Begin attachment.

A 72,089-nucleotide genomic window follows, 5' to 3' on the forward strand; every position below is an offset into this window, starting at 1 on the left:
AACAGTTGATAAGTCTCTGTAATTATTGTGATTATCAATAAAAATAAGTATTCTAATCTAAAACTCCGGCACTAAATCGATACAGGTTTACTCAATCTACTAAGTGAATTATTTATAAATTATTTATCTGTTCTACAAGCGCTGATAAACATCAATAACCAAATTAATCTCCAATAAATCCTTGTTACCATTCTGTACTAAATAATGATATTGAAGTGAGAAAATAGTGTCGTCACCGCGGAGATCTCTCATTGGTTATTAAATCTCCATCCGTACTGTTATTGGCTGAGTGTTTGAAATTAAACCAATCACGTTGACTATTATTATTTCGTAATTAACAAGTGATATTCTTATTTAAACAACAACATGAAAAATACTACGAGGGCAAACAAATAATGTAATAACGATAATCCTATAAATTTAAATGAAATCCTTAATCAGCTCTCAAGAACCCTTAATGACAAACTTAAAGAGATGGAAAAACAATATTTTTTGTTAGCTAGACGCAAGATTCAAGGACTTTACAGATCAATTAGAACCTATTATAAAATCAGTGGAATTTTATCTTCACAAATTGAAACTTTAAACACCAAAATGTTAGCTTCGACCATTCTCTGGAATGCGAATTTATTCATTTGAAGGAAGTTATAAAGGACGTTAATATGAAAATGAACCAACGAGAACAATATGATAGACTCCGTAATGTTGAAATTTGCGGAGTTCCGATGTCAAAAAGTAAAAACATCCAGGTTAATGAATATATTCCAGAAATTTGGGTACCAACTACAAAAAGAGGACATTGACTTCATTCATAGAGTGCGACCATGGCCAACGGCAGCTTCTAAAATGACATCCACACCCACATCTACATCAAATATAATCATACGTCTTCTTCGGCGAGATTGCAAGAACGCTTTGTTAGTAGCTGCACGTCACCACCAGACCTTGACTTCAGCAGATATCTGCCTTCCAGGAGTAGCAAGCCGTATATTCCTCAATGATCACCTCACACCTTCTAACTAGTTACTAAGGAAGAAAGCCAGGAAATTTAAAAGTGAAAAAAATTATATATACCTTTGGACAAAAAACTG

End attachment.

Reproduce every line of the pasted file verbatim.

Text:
A 72,089-nucleotide genomic window follows, 5' to 3' on the forward strand; every position below is an offset into this window, starting at 1 on the left:
AACAGTTGATAAGTCTCTGTAATTATTGTGATTATCAATAAAAATAAGTATTCTAATCTAAAACTCCGGCACTAAATCGATACAGGTTTACTCAATCTACTAAGTGAATTATTTATAAATTATTTATCTGTTCTACAAGCGCTGATAAACATCAATAACCAAATTAATCTCCAATAAATCCTTGTTACCATTCTGTACTAAATAATGATATTGAAGTGAGAAAATAGTGTCGTCACCGCGGAGATCTCTCATTGGTTATTAAATCTCCATCCGTACTGTTATTGGCTGAGTGTTTGAAATTAAACCAATCACGTTGACTATTATTATTTCGTAATTAACAAGTGATATTCTTATTTAAACAACAACATGAAAAATACTACGAGGGCAAACAAATAATGTAATAACGATAATCCTATAAATTTAAATGAAATCCTTAATCAGCTCTCAAGAACCCTTAATGACAAACTTAAAGAGATGGAAAAACAATATTTTTTGTTAGCTAGACGCAAGATTCAAGGACTTTACAGATCAATTAGAACCTATTATAAAATCAGTGGAATTTTATCTTCACAAATTGAAACTTTAAACACCAAAATGTTAGCTTCGACCATTCTCTGGAATGCGAATTTATTCATTTGAAGGAAGTTATAAAGGACGTTAATATGAAAATGAACCAACGAGAACAATATGATAGACTCCGTAATGTTGAAATTTGCGGAGTTCCGATGTCAAAAAGTAAAAACATCCAGGTTAATGAATATATTCCAGAAATTTGGGTACCAACTACAAAAAGAGGACATTGACTTCATTCATAGAGTGCGACCATGGCCAACGGCAGCTTCTAAAATGACATCCACACCCACATCTACATCAAATATAATCATACGTCTTCTTCGGCGAGATTGCAAGAACGCTTTGTTAGTAGCTGCACGTCACCACCAGACCTTGACTTCAGCAGATATCTGCCTTCCAGGAGTAGCAAGCCGTATATTCCTCAATGATCACCTCACACCTTCTAACTAGTTACTAAGGAAGAAAGCCAGGAAATTTAAAAGTGAAAAAAATTATATATACCTTTGGACAAAAAACTG